There was a KNOCK at the door.

This was a Sign. A Sign that a visitor was at the door. I leapt from my bed, sleep holding fast to my eyes. Visitors were rare on Memory Lane; rare in that I have only ever had one Visitor. His name might have been (Salesman)–oh, well, I don’t know for sure. That’s not a thought for now.

“I’ll be right there!”

I made myself look presentable in front of a dusty mirror. This was a big occasion for me, and therefore it required my most formal and kept-clean attire. It was a nice black suit.

I call it my Visitor Suit.

The last time I wore it was seven years ago. It didn’t used to be called my Visitor Suit back then.

I grabbed my camera and slung it round my neck. It wasn’t exactly new, the camera that is, but it was great because it printed the pictures out the instant you took them. That was perfect, because I didn’t have any electricity here, and because of that, I couldn’t have a printer.

In front of the door, I paused. My heart was beating furiously and my hands were getting the jitters. Visitors are very anxious-making to me. But this time was going to be different from the last time. This time I had a plan.

I opened the door.

“Hello, friend!” I said cheerfully, my face cracking in a big smile.

Perfect execution. I think I nailed it, if I do say so myself. I hope I didn’t come on too strong, though. I made sure I was loud, so as to be heard clearly, while also sounding kind and clearly pleased to see him. Although… in retrospect, perhaps friend was a bit presumptuous…

The visitor looked at me stoically. He was wearing a blue uniform with a tan satchel. I reached my hand out to him for shaking and waited.

“You have mail.” Stated the visitor, without a hint of emotion. At least, not one that I could discern or… Or-NO!-or was there a hint of Disdain?

Oh no,

            please not Disdain.

      Not that. That would be…

      Salesman felt Disdain. At least I think he did. Yes, he did, right before he left.

                                                               …the worst.

      He left.

      Salesman left. NO!

            He couldn’t have,

because he was going to be my friend.

            My (new) friend.

    He would take the place of

No he left, (He did? Right, of course he didn’t because he lives just next-) but that’s okay because there was a new visitor. The Mailman. He would be my friend. He had to be my friend. There was no way that there was Disdain, because friends don’t feel Disdain towards other friends.

I was sweating now. The world was








            and I felt sick. (I’m dying. I think I’m dying. Wouldn’t that be (GREAT?) terrible) My teeth were grinding together while I fought to hold my smile together. My jaws were metal saws grating against a metal beam while pipes of metal clanged and clanged and there was a cacophony of noise and all the while there was banging and g r a t i n g and ohmygod was there an end to the NOISE inside my head? My hand was shaking all over the place as it waited for the touch that would never come.

Hello, friend.

You have mail.

Hello, friend.


It was a cycle. Every time there was more hate, more venom in his voice. “You have mail” was now a shout and I saw him running down my driveway, into the street, and away from Memory Lane. Then he was a snake, and he coiled around me, hisssssssing all the while, fangs barred and ready to strike. “You have mail” was a hiss, and now the venom in his voice was real venom and it was dripping wet droplets onto my skin. It burned.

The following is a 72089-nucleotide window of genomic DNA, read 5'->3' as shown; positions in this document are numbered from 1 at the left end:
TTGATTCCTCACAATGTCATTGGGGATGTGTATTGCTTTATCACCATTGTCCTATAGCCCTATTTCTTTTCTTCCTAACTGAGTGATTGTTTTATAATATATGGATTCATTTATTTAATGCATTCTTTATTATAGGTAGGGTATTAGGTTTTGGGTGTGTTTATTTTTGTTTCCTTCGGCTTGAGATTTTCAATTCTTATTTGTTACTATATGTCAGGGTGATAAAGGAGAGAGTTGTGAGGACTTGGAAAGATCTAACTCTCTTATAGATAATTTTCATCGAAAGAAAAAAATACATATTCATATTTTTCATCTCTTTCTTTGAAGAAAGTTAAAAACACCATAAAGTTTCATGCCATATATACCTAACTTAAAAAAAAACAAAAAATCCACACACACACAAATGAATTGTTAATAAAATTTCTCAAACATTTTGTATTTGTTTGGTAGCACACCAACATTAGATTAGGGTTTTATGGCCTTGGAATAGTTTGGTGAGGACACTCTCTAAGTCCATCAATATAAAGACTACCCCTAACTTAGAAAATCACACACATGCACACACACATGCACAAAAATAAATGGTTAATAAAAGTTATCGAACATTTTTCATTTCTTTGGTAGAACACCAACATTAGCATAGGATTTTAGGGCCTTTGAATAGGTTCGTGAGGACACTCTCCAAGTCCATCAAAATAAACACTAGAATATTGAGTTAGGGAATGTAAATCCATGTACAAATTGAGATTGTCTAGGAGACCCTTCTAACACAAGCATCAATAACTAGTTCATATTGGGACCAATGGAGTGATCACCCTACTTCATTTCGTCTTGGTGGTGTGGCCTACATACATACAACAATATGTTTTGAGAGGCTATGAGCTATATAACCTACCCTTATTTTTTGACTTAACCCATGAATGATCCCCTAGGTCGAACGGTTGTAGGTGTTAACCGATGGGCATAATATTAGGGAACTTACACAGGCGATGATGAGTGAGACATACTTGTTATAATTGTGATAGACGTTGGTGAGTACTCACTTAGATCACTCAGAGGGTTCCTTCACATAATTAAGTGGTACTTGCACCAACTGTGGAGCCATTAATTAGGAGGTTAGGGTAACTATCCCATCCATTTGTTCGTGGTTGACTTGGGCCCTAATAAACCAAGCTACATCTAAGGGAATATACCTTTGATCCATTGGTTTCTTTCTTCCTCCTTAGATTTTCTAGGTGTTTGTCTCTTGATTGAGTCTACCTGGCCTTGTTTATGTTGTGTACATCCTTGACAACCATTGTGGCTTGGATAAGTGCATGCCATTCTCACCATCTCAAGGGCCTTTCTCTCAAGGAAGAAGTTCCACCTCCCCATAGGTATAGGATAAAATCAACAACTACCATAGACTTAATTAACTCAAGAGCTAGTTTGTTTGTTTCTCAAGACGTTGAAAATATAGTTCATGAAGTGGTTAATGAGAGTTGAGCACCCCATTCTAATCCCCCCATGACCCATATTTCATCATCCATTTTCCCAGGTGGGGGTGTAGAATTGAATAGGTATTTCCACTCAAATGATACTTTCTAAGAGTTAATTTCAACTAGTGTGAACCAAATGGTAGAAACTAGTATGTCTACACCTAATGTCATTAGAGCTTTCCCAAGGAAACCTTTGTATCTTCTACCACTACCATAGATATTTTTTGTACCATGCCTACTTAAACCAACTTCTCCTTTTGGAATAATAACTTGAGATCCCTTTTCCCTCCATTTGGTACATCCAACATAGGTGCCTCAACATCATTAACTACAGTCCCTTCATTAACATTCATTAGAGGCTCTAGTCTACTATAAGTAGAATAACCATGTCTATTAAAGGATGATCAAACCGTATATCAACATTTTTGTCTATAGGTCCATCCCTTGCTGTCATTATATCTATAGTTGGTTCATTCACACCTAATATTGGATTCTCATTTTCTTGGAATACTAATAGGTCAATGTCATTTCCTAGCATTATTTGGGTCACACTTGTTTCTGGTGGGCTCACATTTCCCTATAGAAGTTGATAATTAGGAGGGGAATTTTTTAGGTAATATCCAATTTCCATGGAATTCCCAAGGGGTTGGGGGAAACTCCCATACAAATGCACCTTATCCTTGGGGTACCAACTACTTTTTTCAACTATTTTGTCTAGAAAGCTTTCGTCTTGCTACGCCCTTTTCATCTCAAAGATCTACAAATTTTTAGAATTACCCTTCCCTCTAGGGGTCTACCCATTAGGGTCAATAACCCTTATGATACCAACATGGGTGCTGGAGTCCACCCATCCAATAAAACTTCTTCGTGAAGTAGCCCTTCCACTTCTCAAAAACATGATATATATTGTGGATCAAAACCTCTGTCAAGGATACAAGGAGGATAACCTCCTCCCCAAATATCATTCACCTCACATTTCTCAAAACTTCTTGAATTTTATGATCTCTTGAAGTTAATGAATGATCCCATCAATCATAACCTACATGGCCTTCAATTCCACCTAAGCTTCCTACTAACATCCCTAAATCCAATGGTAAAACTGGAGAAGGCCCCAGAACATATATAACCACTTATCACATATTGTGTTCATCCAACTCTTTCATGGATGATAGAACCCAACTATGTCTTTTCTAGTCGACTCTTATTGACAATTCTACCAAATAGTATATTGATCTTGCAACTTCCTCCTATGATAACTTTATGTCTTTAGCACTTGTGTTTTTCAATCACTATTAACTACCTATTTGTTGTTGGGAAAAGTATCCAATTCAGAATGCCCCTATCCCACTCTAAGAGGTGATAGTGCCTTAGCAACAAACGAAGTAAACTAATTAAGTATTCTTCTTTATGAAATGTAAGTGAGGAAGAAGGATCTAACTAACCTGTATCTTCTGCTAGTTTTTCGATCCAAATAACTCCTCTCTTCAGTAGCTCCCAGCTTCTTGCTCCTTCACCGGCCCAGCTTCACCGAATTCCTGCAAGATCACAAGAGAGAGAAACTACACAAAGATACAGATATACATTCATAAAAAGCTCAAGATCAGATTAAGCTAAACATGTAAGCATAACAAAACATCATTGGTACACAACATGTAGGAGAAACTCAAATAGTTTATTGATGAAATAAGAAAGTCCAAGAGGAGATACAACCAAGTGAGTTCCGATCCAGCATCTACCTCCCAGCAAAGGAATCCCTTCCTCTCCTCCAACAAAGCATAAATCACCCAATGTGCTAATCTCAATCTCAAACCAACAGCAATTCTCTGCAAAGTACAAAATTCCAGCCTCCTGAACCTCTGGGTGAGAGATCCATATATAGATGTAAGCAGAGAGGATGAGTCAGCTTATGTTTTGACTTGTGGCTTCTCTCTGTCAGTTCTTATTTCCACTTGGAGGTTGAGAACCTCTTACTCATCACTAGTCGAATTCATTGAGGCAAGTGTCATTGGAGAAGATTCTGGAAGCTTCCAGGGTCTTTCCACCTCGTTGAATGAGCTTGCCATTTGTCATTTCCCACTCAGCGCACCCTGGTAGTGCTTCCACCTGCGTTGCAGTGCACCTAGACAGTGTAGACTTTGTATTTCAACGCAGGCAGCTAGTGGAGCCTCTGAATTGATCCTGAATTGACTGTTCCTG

“Here you go.” The Mailman placed an envelope in my hand.

I gripped the envelope in my hand. I didn’t even look at it, I just looked at the Mailman and tried to take in every detail. I couldn’t enjoy his presence enough; this was my chance and I was blowing it.

This was my chance.

I was blowing it.

I put the envelope in a pocket inside my jacket and stood there silently with the Mailman. We held each others gazes for a minute. Every one of those seconds was a blessing.

“Well, you have a nice day, sir.” Said the Mailman.

Then he turned and walked away.

I couldn’t move. I felt dread and sorrow unlike anything I’d felt since Salesman left. I felt a tear roll down my cheek.


I called out.

The word hung in the air, palpable to my five senses in such a way that I could feel it wander across the space between myself and the Mailman, searching hopelessly for his ears. For a moment,Wait!” hovered in the air. Then the quotations began to quiver. It was a little tremor that soon racked the whole word, before at long last, the exclamation shook itself to pieces and fell in bits to the ground.

The Mailman stopped.

He turned around.

I couldn’t believe it; I felt relief and joy overwhelm me–this was different, so much different from last time.

“Well, you have a nice day, sir.” He turned back around and started walking away.


I was Sorrow.

I ran up to him and through the tears I begged him for another moment of his time. He turned slowly, and began again.

“Well, you-“ He started.

“I know, I know, (I KNOW!) but just- can I do one thing before you leave?”

The mailman looked at me without saying a word, emotionless as ever. Salesman had been the same way, no matter what I did to elicit a response from him. No matter what.

I held up my camera with shaking hands while he stared blankly at me. My body was racked with a spinning depression that couldn’t be confined to my mind alone. I felt cracks running up my arm and across my hand, reaching up through my finger tips. My porcelain skin was beginning to shatter and fall apart; if something wasn’t done soon to release the tension, I would be lost forever.


And r  e  l  e  a  s  e  .

Next Chapter


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